Nadine Labaki’s multi award winner and Oscar nominated feature for Best Foreign Language Film is a must see. A change of direction for the elegant actor and director Nadine Labaki well known for such delights as CARAMEL and WHERE DO WE GO NOW? Her harrowing film tells the story of Zain, a 12 year old Lebanese boy who decides to sue his parents for bringing him to the world. It seems to be an extreme act from this angelic little boy but once his story unfolds in the poverty-stricken streets of Beirut where Zain struggles to make ends meet as well as save his younger sister from an unwanted marriage everything begins to make perfect sense…
It is a compelling film that demands attention from its very first scene till the final credits. Zain Al Rafea delivers a tremendous performance and carries the whole film almost singlehandedly. He is a force of nature with a luminous presence and he never stops for a second to catch his breath until he achieves his purpose.
Labaki’s fluid direction never falls into sentimentality and is always mesmerising. She also makes a fine contribution as the sympathetic lawyer representing the boy in court.
Like Mira Nair’s SALAAM BOMBAY this is an essential film and an instant classic!


This powerful true story begins in the late fifties the time when the young Ruth Bader Ginsburg (Felicity Jones) becomes a mother while still studying law at Harvard University where she is fortunate enough to find her soul mate Marty (Armie Hammer).Their love and support for each other throughout the years is truly inspirational especially when Ruth is employed as an attorney and is still struggling to make her voice heard amongst a male dominated society. Her big break comes when she decides to represent a client in court facing gender discrimination…
Felicity Jones and Armie Hammer share a loving screen relationship which is crucial to this remarkable story. They are both impressive but are let down by Mimi Leder’s unfocused direction and Daniel Stiepelman’s fragmented screenplay. Still, the perfect companion piece to the recent documentary RBG!


Hans Peter Moland remakes his 2014 Norwegian thriller IN ORDER OF DISAPPEARENCE for the American market with Liam Neeson stepping into Stellan Skarsgard’s snow boots as Nels Coxman, the decent snowplough man awarded “Citizen of the Year” by the city. But sadly his son unexpectedly dies apparently from a drug overdose. “But he is not a druggie” he tells the police who claim “That’s what every parent says”. But Nels is not convinced and begins his search in order to track down the people responsible for his son’s death…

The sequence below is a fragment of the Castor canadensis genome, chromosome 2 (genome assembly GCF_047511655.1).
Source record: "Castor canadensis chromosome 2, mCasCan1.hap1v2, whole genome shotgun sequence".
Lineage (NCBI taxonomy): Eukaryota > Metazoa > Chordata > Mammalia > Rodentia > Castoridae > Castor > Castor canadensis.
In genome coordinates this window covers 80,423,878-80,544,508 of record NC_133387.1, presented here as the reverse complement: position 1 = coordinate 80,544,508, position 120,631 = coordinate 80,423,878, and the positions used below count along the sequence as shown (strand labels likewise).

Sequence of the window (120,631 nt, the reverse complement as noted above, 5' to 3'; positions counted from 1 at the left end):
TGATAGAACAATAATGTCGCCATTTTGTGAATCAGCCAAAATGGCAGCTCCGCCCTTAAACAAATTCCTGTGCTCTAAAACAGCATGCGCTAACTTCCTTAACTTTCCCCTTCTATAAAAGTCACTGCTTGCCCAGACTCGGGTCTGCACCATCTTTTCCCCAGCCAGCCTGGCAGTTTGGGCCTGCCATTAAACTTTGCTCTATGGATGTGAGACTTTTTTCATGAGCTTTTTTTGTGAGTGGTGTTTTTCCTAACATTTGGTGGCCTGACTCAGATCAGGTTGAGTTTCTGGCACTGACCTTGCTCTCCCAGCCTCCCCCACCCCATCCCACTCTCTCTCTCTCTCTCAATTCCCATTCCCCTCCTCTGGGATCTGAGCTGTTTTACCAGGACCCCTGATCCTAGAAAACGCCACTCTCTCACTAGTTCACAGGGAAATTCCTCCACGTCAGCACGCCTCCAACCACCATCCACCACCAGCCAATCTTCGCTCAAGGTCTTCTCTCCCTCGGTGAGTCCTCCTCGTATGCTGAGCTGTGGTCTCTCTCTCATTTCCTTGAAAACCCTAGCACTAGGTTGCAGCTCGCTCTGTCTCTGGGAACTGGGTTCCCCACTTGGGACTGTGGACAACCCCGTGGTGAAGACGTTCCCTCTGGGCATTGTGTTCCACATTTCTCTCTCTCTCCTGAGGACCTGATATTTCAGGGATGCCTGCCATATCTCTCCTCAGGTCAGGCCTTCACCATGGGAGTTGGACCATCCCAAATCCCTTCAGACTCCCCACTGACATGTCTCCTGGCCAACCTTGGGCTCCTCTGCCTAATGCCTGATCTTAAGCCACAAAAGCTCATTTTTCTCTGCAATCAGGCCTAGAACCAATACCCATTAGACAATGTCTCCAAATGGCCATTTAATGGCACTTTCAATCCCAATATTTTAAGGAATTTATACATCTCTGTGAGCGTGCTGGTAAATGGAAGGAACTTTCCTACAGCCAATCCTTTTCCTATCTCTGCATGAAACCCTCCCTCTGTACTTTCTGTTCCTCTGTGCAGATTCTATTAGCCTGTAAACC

The action effortlessly transfers from snow bound Norway to America’s Rocky Mountains and Denver to be precise, while Hans Peter Moland masterfully recreates the magnificent vistas from his original film.
Neeson is excellent as the vengeful father determined to exterminate those connected to his son’s murder. The Serbian gang led by the late Bruno Ganz is now replaced by a family of Red Indians which gives screenwriter Frank Baldwin the opportunity to scribe down some witty lines about hotel reservations.
A taut thriller as good as the original and very much worth seeing!


Toby MacDonald’s’ first narrative feature is a likeable take on Cyrano de Bergerac.
The action takes place in Caldermount’s all boys’ boarding school and follows the story of Amberson (Alex Lawther), an outsider who gets continuously bullied, unlike the boy he admires, the ever so popular Winchester (Jonah Hauer- King). But when the new French teacher Babinot (Denis Menachet) arrives with his free spirited daughter Agnes (Pauline Etienne) things take an unexpected turn as Amberson becomes the voice to Winchester when he begins to court Agnes…
The opening scenes look like another imitation of Lindsay Anderson’s masterpiece IF…. but the film soon changes gear when the French arrive on the scene. There are charming performances from the young protagonists but also caricature contributions from some of the older gang.
Overall, a mixed bag!


Abdellatif Kechiche, the director of COUSCOUS and BLUE IS TBE WARMEST COLOUR delivers another compelling film- this time envisaged to be the first (CANTO UNO) in a trilogy.
The time is 1994 and Amin (Shain Boumedine) returns to his hometown in the south of France after living in Paris for a year. He spends most of his time on the beach, in bars and clubs with childhood friends as well as with new acquaintances…
The actors are perfectly cast and create a strong ensemble under Kechiche’s assured direction. He creates fully fleshed characters that are easily identified with and directs with remarkable energy that the film’s three hours running time flies away extremely quickly.


Nicholas Pesce’s disturbing film, based on the novel by Ryu Murakami, the writer of AUDITION, is definitely not an easy watch.
Reed (Christopher Abbott) is a new father, who tries to get away from it all by pretending to go on a business trip but with a plan to kill a prostitute. He prepares everything to perfection in his hotel room until he gets a call saying that his “date” is running late. He reluctantly agrees to a substitute but when the striking Jackie (Mia Wasikowska) arrives she proves that she is more than a match to his evil desires…
The acting is excellent by both protagonists while Peshe’s confident, eerie direction delivers the goods aplenty. It is unpredictable and intriguing till the final shocking conclusion! Destined for cult status!

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